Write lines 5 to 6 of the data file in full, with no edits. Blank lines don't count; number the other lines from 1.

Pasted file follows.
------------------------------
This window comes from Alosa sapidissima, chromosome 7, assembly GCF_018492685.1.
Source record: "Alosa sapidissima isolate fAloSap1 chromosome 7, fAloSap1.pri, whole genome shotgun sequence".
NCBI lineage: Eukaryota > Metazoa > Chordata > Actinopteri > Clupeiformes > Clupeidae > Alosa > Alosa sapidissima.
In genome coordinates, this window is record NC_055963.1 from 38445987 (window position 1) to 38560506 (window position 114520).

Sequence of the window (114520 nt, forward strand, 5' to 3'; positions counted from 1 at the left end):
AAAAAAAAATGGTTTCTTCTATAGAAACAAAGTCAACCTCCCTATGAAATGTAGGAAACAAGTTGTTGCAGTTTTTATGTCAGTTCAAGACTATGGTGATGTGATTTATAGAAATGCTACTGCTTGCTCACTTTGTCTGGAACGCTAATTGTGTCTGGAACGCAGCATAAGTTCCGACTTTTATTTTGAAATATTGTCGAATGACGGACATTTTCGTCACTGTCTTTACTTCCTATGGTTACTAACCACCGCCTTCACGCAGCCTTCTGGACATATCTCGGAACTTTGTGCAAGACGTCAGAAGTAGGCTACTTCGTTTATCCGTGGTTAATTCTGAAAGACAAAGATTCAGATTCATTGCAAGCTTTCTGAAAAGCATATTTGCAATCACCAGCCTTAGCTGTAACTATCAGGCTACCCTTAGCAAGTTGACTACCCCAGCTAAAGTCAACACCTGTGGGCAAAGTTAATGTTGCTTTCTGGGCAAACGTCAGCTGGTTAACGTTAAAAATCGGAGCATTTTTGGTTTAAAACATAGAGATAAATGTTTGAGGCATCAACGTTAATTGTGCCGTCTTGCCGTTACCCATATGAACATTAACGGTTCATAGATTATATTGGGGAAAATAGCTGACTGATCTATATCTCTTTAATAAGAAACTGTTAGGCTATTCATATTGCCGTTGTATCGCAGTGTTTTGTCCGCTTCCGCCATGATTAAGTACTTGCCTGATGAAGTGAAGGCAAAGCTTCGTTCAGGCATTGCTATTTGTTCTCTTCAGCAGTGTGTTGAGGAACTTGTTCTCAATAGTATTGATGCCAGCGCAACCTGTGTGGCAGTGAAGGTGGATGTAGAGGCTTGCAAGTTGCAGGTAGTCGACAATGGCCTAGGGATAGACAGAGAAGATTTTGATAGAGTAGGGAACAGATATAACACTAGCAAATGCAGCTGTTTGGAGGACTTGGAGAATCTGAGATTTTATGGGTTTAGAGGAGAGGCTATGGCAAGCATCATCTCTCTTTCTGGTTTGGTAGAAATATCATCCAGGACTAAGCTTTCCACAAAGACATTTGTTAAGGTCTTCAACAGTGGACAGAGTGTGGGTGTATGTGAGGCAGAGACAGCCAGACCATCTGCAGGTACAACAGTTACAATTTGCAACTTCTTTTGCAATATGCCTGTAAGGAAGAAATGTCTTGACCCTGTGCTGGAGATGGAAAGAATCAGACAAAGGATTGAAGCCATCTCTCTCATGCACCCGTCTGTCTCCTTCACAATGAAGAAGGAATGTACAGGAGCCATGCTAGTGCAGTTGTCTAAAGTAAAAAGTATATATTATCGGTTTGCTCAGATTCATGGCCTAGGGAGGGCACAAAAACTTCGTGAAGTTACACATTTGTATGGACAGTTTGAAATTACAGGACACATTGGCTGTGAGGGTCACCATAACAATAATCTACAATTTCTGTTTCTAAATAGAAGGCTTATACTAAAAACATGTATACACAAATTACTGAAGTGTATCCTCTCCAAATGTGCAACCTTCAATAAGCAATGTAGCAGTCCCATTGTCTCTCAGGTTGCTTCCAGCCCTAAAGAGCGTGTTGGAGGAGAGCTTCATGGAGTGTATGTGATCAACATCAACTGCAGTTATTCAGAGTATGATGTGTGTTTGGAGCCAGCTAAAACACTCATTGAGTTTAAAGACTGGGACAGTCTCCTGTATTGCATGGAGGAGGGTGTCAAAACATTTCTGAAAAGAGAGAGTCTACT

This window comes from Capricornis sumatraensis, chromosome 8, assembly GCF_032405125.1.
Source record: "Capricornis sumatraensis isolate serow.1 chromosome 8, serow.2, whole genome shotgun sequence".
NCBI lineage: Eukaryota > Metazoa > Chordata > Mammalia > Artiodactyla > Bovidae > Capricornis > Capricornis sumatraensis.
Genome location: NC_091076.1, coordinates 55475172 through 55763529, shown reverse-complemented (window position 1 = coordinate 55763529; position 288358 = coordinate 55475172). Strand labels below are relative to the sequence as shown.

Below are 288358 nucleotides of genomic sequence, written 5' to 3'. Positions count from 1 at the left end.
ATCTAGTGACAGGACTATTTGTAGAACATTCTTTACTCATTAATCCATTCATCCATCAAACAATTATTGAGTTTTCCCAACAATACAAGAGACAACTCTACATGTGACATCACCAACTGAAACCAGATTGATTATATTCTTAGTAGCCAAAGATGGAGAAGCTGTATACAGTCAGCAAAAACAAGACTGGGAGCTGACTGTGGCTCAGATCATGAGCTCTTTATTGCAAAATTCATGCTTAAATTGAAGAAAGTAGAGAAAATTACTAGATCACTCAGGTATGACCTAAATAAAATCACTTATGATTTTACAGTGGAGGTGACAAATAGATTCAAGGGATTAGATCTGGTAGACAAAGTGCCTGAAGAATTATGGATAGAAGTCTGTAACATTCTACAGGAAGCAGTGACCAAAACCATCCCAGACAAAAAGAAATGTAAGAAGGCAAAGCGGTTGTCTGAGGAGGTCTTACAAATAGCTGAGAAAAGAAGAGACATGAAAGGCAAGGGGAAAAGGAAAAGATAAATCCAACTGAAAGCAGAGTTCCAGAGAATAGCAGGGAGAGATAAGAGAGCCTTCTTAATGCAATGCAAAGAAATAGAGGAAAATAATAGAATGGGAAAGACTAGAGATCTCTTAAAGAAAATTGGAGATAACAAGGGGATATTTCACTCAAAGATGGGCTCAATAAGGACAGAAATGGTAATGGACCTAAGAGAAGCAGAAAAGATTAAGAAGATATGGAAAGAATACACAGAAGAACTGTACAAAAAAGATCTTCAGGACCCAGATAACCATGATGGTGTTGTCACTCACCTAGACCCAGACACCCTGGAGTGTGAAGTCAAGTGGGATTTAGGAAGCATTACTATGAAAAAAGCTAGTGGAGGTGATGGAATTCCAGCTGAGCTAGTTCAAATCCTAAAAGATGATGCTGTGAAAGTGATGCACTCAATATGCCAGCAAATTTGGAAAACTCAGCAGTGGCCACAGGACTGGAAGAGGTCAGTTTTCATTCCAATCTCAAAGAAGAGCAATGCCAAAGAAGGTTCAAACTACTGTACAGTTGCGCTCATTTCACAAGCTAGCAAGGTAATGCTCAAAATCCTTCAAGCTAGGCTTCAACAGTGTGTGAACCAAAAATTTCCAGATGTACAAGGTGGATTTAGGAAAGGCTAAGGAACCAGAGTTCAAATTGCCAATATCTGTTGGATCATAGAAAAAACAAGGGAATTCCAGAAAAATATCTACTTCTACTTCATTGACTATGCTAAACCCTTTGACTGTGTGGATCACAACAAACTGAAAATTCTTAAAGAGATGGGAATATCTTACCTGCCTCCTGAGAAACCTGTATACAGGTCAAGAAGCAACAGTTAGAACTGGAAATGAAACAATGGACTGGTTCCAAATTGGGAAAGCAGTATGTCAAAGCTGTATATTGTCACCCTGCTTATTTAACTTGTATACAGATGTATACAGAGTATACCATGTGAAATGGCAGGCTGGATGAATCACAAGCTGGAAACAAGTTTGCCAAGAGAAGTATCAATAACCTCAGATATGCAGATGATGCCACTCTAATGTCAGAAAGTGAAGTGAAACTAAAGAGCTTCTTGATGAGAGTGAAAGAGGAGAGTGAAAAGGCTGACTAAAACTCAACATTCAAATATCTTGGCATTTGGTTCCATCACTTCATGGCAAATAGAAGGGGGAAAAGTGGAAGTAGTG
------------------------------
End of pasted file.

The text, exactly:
Sequence of the window (114520 nt, forward strand, 5' to 3'; positions counted from 1 at the left end):
AAAAAAAAATGGTTTCTTCTATAGAAACAAAGTCAACCTCCCTATGAAATGTAGGAAACAAGTTGTTGCAGTTTTTATGTCAGTTCAAGACTATGGTGATGTGATTTATAGAAATGCTACTGCTTGCTCACTTTGTCTGGAACGCTAATTGTGTCTGGAACGCAGCATAAGTTCCGACTTTTATTTTGAAATATTGTCGAATGACGGACATTTTCGTCACTGTCTTTACTTCCTATGGTTACTAACCACCGCCTTCACGCAGCCTTCTGGACATATCTCGGAACTTTGTGCAAGACGTCAGAAGTAGGCTACTTCGTTTATCCGTGGTTAATTCTGAAAGACAAAGATTCAGATTCATTGCAAGCTTTCTGAAAAGCATATTTGCAATCACCAGCCTTAGCTGTAACTATCAGGCTACCCTTAGCAAGTTGACTACCCCAGCTAAAGTCAACACCTGTGGGCAAAGTTAATGTTGCTTTCTGGGCAAACGTCAGCTGGTTAACGTTAAAAATCGGAGCATTTTTGGTTTAAAACATAGAGATAAATGTTTGAGGCATCAACGTTAATTGTGCCGTCTTGCCGTTACCCATATGAACATTAACGGTTCATAGATTATATTGGGGAAAATAGCTGACTGATCTATATCTCTTTAATAAGAAACTGTTAGGCTATTCATATTGCCGTTGTATCGCAGTGTTTTGTCCGCTTCCGCCATGATTAAGTACTTGCCTGATGAAGTGAAGGCAAAGCTTCGTTCAGGCATTGCTATTTGTTCTCTTCAGCAGTGTGTTGAGGAACTTGTTCTCAATAGTATTGATGCCAGCGCAACCTGTGTGGCAGTGAAGGTGGATGTAGAGGCTTGCAAGTTGCAGGTAGTCGACAATGGCCTAGGGATAGACAGAGAAGATTTTGATAGAGTAGGGAACAGATATAACACTAGCAAATGCAGCTGTTTGGAGGACTTGGAGAATCTGAGATTTTATGGGTTTAGAGGAGAGGCTATGGCAAGCATCATCTCTCTTTCTGGTTTGGTAGAAATATCATCCAGGACTAAGCTTTCCACAAAGACATTTGTTAAGGTCTTCAACAGTGGACAGAGTGTGGGTGTATGTGAGGCAGAGACAGCCAGACCATCTGCAGGTACAACAGTTACAATTTGCAACTTCTTTTGCAATATGCCTGTAAGGAAGAAATGTCTTGACCCTGTGCTGGAGATGGAAAGAATCAGACAAAGGATTGAAGCCATCTCTCTCATGCACCCGTCTGTCTCCTTCACAATGAAGAAGGAATGTACAGGAGCCATGCTAGTGCAGTTGTCTAAAGTAAAAAGTATATATTATCGGTTTGCTCAGATTCATGGCCTAGGGAGGGCACAAAAACTTCGTGAAGTTACACATTTGTATGGACAGTTTGAAATTACAGGACACATTGGCTGTGAGGGTCACCATAACAATAATCTACAATTTCTGTTTCTAAATAGAAGGCTTATACTAAAAACATGTATACACAAATTACTGAAGTGTATCCTCTCCAAATGTGCAACCTTCAATAAGCAATGTAGCAGTCCCATTGTCTCTCAGGTTGCTTCCAGCCCTAAAGAGCGTGTTGGAGGAGAGCTTCATGGAGTGTATGTGATCAACATCAACTGCAGTTATTCAGAGTATGATGTGTGTTTGGAGCCAGCTAAAACACTCATTGAGTTTAAAGACTGGGACAGTCTCCTGTATTGCATGGAGGAGGGTGTCAAAACATTTCTGAAAAGAGAGAGTCTACT